To ensure the proper operation of Receive Side Scaling (RSS) on the DirectAccess server, it is recommended that the server be configured to use TMG as its default gateway and to configure the publishing rule on TMG using the option Requests appear to come from the original client.
Also, TMG does not support load balancing for server publishing rules, so it is not possible to deliver traffic to multiple back end servers using TMG. For high availability and to provide for scalability, it is recommended to configure load balancing for DirectAccess using NLB or an external load balancer (recommended) and publish the virtual IP address (VIP) using the steps described above.
To learn more about DirectAccess, visit http://directaccess.richardhicks.com/
This month I had the honor and privilege to present a Windows Server 2012 DirectAccess session at Microsoft TechEd North America and Europe 2013. For those of you who attended in person, thank you very much! I certainly hope that you found the session informative and worthwhile. For those of you who were not able to attend in person, you can watch a recording of the session for free at Microsoft’s MSDN Channel 9 web site here. Enjoy!
As many of you know, I recently joined the team at Iron Networks to work more closely with DirectAccess and to be involved with some of their exciting new solutions for enabling the Microsoft private cloud. I was noticing that they don’t have much of a following on Twitter yet, so in an effort to change that I’m announcing a Twitter contest! This Friday, May 31, I will select one individual who is following both me and Iron Networks on Twitter and send you a free copy of Tom and Deb Shinder and Yuri Diogenes’ latest book entitled “Windows Server 2012 Security from End to Edge and Beyond”. I had the privilege of serving as the book’s technical reviewer and I can tell you it is an excellent reference that you’ll want to have in your library. So go out and follow me and Iron Networks for a chance to win!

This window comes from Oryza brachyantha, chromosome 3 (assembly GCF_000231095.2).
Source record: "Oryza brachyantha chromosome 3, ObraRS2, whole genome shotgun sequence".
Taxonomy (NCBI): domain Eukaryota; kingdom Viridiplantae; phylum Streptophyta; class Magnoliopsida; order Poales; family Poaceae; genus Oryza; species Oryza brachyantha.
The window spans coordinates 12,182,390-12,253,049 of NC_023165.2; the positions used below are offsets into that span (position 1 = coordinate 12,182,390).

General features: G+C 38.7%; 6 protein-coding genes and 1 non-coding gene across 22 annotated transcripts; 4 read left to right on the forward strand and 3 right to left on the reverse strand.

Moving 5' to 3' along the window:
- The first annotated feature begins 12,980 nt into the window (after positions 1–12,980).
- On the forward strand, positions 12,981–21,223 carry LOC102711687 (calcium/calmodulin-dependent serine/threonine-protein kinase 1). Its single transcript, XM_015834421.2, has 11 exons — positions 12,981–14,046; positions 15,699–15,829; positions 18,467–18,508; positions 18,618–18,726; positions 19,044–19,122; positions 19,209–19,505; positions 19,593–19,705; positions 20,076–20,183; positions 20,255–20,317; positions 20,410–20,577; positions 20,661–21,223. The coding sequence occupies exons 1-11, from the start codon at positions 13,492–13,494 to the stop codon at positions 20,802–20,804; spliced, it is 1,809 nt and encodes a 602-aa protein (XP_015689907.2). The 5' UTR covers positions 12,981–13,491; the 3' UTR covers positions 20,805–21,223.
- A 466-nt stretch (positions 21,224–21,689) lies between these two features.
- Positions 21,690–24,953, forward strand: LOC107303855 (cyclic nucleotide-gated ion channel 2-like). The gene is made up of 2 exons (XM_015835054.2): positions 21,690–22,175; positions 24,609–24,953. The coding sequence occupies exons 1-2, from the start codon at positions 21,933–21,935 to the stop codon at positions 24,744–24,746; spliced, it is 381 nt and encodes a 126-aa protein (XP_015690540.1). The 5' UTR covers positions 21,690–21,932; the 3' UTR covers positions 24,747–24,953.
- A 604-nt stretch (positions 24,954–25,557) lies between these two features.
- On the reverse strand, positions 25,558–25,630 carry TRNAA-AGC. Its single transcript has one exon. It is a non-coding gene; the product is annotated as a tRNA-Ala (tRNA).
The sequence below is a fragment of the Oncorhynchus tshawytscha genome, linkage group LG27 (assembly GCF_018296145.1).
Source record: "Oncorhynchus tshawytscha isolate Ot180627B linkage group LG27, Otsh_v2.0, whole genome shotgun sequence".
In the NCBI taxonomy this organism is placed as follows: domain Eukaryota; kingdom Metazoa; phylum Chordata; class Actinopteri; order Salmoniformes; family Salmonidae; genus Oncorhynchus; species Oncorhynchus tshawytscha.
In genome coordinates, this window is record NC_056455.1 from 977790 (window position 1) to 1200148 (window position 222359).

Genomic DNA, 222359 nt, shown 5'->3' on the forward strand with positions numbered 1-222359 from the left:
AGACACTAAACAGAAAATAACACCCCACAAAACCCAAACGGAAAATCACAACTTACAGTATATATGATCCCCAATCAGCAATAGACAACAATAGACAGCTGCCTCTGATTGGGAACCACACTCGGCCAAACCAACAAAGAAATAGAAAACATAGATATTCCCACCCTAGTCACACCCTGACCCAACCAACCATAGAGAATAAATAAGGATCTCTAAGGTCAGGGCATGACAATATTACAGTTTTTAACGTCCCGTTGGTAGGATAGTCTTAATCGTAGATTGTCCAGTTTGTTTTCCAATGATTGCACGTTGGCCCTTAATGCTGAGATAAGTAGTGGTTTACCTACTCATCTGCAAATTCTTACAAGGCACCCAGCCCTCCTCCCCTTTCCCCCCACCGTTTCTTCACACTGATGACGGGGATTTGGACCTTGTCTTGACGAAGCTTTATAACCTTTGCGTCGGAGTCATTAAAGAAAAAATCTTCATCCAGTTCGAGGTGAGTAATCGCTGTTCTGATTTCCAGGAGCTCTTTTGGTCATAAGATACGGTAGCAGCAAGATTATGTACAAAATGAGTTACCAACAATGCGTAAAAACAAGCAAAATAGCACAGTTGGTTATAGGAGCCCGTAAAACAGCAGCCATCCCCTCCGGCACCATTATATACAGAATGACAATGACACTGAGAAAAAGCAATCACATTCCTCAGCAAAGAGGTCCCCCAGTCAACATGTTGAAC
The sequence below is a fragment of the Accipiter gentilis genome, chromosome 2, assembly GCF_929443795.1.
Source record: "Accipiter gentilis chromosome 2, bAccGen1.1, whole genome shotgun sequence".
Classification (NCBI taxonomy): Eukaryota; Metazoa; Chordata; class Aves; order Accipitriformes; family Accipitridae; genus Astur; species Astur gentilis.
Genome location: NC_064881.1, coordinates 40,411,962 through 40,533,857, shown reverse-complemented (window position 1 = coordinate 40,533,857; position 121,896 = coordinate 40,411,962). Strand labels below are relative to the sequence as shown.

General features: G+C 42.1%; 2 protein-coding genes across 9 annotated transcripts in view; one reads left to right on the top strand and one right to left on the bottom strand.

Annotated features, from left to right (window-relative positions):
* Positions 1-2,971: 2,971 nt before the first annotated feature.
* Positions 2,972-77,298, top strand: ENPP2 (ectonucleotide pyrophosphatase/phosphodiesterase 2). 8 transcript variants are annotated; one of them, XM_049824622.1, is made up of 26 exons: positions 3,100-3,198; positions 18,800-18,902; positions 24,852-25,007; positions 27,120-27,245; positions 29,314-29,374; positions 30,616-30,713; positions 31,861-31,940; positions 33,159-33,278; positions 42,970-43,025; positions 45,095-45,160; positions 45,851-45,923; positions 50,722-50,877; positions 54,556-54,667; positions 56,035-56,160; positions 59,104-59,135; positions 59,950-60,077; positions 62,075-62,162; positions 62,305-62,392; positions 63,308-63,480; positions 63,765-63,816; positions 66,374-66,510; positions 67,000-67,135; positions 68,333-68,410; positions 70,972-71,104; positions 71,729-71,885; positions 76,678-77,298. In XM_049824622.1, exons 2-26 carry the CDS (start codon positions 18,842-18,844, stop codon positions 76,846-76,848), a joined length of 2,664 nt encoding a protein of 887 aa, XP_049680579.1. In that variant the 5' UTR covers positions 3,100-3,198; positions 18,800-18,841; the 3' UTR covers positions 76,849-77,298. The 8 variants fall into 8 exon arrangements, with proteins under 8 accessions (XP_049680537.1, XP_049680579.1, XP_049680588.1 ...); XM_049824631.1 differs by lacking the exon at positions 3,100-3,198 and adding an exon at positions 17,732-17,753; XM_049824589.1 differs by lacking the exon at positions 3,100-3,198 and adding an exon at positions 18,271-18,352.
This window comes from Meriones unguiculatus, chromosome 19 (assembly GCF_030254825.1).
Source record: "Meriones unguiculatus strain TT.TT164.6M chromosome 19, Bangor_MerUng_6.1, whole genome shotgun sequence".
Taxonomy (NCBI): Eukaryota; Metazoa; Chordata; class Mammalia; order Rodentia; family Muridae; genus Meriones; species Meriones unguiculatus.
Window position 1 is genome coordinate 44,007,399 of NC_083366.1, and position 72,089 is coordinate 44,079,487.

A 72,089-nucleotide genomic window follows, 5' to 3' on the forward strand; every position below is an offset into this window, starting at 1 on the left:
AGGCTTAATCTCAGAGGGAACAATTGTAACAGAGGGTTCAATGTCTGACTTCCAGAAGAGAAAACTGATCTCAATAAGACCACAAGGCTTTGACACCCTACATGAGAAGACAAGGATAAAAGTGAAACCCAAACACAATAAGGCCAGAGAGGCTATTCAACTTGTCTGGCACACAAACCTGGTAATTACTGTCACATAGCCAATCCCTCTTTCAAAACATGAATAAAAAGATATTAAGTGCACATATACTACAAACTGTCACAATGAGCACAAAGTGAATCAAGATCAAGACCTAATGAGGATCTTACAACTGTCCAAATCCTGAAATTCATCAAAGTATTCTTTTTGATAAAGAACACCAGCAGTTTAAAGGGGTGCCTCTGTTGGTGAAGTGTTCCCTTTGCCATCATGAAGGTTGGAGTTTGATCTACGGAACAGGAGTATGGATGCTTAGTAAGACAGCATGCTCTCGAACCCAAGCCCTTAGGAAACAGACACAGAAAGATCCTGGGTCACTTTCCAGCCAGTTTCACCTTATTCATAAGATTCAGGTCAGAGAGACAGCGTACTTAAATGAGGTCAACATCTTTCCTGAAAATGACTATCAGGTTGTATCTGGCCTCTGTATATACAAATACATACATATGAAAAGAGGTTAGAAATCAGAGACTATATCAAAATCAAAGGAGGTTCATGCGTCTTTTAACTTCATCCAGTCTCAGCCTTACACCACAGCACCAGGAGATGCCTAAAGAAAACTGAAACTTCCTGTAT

Are you planning to attend Microsoft TechEd this year? If so, I’m happy to announce that I’ll be delivering a session entitled “The Future Is Now! Next Generation Remote Access Today with Windows Server 2012 DirectAccess”. I’ll be presenting at both TechEd North America in New Orleans, LA, and at TechEd Europe in Madrid, Spain. Looking forward to seeing you there!
It’s that time again. TechDays San Francisco 2013 is fast approaching! The event will be held on May 2-3, 2013. This is an excellent event for IT professionals and developers alike to learn from some of the best and brightest. The speaker list includes industry experts Richard Campbell, Jeff Hicks, Laura Hunter, Mark Minasi, and more! I will be delivering a session on (you guessed it!) DirectAccess in Windows Server 2012. Registration is open now, so register today. Hope to see you there!
Recently I announced the availability of my Windows Server 2012 DirectAccess video training course at TrainSignal. Click here to read the full story!